BC: We want to make it easy to enable a Visa financial institution to drive commercial card adoption. And that means eliminating the hurdles of integration and supplier enrollment. It also delivers a packaged solution that addresses the accounts payable vendor management pain that middle market clients experience.

Q: Can smaller issuers benefit from a commercial card program?
JK: Not all issuers have commercial cards, but most financial institutions that have a significant customer base of middle market and large market organizations often offer a commercial card program to clients. These programs drive an opportunity to diversify revenue streams, create greater customer stickiness, and deploy a product capability highly desired among commercial customers. Issuers of all sizes can benefit from having a commercial card program.

Mozido: Friend or Foe


About two billion people are completely unbanked across the globe today. These are individuals with no checking, savings accounts or credit cards. They lack basic financial services that people in developed economies take for granted.

That said, there are also over six billion smartphones in the world. It’s now common even for the unbanked in developing economies to own some kind of mobile device. These individuals represent a huge, ignored opportunity for financial service providers. They’re exactly the people that mobile payments technology provider Mozido aims to serve. Mozido’s core technology is a cloud-based mobile payments platform for both consumers and businesses. Within that are mobile financial services, payments and loyalty programs. All someone needs to make use of the platform is access to a mobile device.

So what does this opportunity look like for banks?

One of the best-use scenarios for Mozido is bill bay for the unbanked. These are the people that stand in line at an office or local convenience store to pay their bills with cash. With Mozido’s mobile wallet, consumers can instead “top up” their account through verified merchants. Instead of waiting in line to pay their bills with cash, people can pay through the Mozido mobile wallet. The mobile wallet also functions for a variety of other payments. Think of international money transfers that the unbanked get charged high fees for. Instead of sending an international wire transfer through Western Union, consumers have another option. They can use their Mozido mobile wallet to send money across borders at a fraction of the cost.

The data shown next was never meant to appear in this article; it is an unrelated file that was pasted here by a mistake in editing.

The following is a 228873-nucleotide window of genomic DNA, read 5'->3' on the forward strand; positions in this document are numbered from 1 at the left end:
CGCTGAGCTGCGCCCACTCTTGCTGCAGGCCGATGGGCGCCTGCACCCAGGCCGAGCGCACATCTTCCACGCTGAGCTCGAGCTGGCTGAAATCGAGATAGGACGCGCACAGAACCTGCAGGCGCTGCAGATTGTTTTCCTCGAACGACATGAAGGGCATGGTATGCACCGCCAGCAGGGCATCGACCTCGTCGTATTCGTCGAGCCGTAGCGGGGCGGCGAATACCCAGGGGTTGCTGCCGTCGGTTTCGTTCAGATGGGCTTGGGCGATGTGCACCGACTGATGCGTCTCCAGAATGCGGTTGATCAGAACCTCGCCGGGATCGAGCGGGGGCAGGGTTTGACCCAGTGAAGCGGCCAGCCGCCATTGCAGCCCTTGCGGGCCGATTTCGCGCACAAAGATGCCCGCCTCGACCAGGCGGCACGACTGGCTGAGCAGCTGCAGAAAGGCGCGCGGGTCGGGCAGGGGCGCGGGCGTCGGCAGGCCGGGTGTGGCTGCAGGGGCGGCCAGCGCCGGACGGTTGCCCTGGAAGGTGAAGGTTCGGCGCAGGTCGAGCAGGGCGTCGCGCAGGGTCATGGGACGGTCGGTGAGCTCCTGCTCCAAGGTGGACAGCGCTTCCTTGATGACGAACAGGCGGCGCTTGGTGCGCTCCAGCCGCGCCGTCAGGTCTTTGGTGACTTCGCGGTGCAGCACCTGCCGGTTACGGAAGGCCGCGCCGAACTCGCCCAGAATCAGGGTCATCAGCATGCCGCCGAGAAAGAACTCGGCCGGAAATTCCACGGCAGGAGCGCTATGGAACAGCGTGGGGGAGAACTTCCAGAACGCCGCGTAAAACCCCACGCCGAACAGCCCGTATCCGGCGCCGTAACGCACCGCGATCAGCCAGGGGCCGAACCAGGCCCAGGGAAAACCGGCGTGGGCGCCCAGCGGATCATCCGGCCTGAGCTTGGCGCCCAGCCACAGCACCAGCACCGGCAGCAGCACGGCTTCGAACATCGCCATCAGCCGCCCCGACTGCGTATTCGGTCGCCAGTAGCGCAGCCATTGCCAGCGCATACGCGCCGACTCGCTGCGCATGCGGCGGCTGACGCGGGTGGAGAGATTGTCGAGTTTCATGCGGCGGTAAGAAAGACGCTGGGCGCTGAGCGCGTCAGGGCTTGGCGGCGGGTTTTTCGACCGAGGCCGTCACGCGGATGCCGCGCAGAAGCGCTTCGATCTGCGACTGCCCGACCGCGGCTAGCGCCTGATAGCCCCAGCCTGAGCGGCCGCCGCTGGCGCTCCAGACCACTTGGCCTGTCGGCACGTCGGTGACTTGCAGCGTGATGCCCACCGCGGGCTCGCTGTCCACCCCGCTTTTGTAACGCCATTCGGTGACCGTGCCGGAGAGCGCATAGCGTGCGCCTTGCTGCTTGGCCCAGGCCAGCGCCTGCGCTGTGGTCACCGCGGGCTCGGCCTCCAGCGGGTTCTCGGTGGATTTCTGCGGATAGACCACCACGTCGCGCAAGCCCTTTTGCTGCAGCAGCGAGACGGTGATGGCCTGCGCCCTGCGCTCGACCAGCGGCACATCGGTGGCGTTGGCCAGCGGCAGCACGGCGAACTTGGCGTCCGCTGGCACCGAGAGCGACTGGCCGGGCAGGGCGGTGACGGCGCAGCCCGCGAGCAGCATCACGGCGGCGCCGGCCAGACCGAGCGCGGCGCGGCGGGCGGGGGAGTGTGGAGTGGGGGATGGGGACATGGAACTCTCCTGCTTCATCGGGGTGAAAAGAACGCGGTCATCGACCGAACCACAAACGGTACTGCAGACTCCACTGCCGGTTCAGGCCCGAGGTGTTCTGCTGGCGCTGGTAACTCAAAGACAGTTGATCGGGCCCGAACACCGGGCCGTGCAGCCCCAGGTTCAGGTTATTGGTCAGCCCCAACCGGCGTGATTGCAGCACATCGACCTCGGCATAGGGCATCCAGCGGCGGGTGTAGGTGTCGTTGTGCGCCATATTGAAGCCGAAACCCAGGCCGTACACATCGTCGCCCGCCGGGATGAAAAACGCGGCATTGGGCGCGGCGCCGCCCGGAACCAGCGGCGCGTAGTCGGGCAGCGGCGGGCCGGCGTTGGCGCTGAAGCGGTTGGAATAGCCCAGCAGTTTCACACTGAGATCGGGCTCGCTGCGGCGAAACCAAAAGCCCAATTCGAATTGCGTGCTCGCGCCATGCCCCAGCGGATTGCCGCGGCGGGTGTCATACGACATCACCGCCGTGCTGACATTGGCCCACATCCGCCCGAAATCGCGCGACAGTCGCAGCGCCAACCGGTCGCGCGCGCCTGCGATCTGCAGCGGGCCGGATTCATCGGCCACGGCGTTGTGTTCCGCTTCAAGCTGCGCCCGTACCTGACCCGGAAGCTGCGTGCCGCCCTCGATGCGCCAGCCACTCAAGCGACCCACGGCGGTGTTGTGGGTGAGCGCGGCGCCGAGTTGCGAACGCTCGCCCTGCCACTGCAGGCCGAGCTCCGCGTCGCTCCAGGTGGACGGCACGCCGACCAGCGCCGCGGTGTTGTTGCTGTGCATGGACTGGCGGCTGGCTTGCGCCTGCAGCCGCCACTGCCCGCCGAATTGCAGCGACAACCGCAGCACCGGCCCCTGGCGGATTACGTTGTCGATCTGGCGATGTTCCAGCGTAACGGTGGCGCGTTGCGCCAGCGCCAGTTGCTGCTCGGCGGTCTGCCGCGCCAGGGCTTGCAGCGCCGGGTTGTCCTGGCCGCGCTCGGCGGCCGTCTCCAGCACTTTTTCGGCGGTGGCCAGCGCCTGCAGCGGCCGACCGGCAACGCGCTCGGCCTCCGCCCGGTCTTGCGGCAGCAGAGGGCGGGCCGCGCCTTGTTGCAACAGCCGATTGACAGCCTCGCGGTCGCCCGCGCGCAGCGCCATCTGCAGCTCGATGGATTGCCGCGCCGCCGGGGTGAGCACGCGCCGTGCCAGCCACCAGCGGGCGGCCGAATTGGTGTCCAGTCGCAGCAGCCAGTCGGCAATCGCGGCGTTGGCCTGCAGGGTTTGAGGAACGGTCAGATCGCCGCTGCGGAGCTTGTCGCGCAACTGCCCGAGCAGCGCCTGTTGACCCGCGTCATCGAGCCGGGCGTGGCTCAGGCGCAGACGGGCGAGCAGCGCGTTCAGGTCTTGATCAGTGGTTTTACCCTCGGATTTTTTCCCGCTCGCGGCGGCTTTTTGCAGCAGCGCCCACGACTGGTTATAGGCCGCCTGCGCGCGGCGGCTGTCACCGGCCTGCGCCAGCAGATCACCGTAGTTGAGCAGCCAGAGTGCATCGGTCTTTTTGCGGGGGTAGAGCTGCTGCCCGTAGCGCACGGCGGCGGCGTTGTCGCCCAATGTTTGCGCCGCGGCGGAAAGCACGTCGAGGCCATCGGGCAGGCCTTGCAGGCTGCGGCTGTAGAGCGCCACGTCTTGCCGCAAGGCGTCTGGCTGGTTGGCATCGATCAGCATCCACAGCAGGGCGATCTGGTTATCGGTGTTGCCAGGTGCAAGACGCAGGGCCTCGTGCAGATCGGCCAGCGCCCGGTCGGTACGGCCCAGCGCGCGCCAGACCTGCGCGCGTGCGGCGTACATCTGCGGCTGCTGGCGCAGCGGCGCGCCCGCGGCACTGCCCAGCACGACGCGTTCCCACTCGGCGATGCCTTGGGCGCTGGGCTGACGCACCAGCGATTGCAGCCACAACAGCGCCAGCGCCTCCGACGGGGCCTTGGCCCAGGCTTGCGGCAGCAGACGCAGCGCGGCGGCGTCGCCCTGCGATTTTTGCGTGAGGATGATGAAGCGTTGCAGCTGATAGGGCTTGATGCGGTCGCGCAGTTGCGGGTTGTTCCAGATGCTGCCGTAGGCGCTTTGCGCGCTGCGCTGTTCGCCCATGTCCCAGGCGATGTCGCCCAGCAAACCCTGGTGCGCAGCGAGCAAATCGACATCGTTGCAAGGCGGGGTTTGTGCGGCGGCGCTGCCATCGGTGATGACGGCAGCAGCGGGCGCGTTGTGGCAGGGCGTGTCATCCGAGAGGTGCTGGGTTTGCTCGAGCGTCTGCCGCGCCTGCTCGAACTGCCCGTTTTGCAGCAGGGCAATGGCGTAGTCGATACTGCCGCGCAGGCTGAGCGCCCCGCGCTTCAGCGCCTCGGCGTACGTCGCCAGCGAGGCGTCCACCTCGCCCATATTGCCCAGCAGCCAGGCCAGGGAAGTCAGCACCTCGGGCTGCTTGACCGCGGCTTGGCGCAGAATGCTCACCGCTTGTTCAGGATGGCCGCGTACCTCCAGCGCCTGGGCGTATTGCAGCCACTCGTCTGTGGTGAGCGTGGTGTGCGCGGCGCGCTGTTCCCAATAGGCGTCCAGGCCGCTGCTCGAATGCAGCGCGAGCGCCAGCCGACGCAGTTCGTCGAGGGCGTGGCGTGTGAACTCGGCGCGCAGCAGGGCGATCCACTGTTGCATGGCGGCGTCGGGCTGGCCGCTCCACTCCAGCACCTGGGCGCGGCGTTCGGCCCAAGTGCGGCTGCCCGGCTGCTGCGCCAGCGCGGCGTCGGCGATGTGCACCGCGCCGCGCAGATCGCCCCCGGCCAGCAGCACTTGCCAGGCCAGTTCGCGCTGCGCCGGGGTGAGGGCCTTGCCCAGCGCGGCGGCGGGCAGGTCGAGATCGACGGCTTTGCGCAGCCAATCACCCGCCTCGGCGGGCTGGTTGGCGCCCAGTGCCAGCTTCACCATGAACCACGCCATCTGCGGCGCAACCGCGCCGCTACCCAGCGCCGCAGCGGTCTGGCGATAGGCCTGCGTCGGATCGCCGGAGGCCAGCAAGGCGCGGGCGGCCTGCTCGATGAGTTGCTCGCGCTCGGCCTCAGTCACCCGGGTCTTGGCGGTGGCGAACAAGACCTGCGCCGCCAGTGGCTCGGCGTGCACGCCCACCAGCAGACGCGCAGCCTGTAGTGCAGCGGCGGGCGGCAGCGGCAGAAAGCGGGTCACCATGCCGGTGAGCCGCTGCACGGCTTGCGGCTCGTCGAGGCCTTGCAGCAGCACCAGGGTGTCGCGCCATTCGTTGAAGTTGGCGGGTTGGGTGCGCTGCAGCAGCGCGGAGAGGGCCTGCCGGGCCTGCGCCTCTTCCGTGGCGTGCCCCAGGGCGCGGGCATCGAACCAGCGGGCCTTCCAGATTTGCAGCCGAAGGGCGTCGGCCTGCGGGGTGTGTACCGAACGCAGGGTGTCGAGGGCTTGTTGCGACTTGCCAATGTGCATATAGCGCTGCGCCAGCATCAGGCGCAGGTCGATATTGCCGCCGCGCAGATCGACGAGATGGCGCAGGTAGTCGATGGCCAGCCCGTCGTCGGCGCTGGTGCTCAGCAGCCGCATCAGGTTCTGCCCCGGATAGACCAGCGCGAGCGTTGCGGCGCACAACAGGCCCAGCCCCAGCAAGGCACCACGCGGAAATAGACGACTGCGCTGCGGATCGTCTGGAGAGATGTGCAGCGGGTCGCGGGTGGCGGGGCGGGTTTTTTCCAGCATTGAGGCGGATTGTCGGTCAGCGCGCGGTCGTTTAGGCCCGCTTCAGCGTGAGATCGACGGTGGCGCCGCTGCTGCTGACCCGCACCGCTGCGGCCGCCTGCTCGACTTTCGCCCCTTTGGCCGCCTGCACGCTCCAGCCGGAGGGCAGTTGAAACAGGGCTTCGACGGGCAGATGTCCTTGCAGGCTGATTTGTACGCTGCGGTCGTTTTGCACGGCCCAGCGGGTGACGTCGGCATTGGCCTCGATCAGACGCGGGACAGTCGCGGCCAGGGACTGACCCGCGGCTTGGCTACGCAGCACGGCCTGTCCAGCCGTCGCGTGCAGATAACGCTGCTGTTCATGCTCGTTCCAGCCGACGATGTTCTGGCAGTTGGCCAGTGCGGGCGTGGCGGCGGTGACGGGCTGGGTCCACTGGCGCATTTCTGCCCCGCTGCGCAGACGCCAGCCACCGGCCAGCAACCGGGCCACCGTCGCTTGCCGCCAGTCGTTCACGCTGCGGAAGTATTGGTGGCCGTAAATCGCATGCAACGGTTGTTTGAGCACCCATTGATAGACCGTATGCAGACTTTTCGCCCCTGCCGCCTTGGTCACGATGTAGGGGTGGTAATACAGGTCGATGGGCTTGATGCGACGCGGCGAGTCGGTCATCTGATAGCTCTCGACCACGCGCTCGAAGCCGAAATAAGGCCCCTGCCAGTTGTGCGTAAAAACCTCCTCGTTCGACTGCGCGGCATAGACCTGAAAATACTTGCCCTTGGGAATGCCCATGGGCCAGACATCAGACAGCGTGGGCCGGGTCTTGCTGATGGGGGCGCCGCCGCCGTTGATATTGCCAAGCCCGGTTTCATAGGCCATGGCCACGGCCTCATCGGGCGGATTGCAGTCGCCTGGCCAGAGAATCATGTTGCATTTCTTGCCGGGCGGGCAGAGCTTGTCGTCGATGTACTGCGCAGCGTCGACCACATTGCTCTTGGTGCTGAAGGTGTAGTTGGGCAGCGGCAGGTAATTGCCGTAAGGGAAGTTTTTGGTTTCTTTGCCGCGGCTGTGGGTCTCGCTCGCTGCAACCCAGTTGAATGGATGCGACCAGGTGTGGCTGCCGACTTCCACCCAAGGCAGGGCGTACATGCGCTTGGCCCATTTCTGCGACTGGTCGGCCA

On top of payments, Mozido offers POS and CRM integration for merchants. And an enterprise mobile rewards solution. And a real-time B2B cash-processing solution called mVault. And a cloud-based mobile transaction architecture called MoTEAF.

Get the point?

Mozido has grand ambitions in the payment space, there’s no doubt about that. But is tackling too many aspects all at once taking away from its focus? In the area of mobile payments, strong regional players in developing economies are emerging. They’re servicing the unbanked in localized, efficient and low-cost ways. If you live in Kenya, there’s a mobile payments wallet designed with Kenyans in mind. And so on for Indonesia, Mexico and South Africa. Other areas like POS, CRM and cloud infrastructure are also crowded with superior products. With almost every aspect of Mozido’s suite, you can say almost the exact same thing. Does it work? Yes. Is there a better option out there? Probably.

Today, Mozido is pursuing a strategy of partnering with and acquiring firms in the mobile payment space. Mozido’s main focus of late has been the Asia-Pacific region, including forays into China and Taiwan. As Mozido continues to push into various areas of mobile payments, we consider Mozido to be a foe, although it is not as much of a threat as many other domestic fintechs, as its focus is not the United States, and the underbanked aren’t necessarily the most sought after (read: profitable) customers a bank could grab. Should Mozido create partnerships here in the states, I might change my tune, but for now it’s positioned closer to the minor nuisance end of the spectrum. For the consumer, Mozido represents an opportunity that many have never had before, and a much needed one—so perhaps there could be a friendly future for all? Time will tell!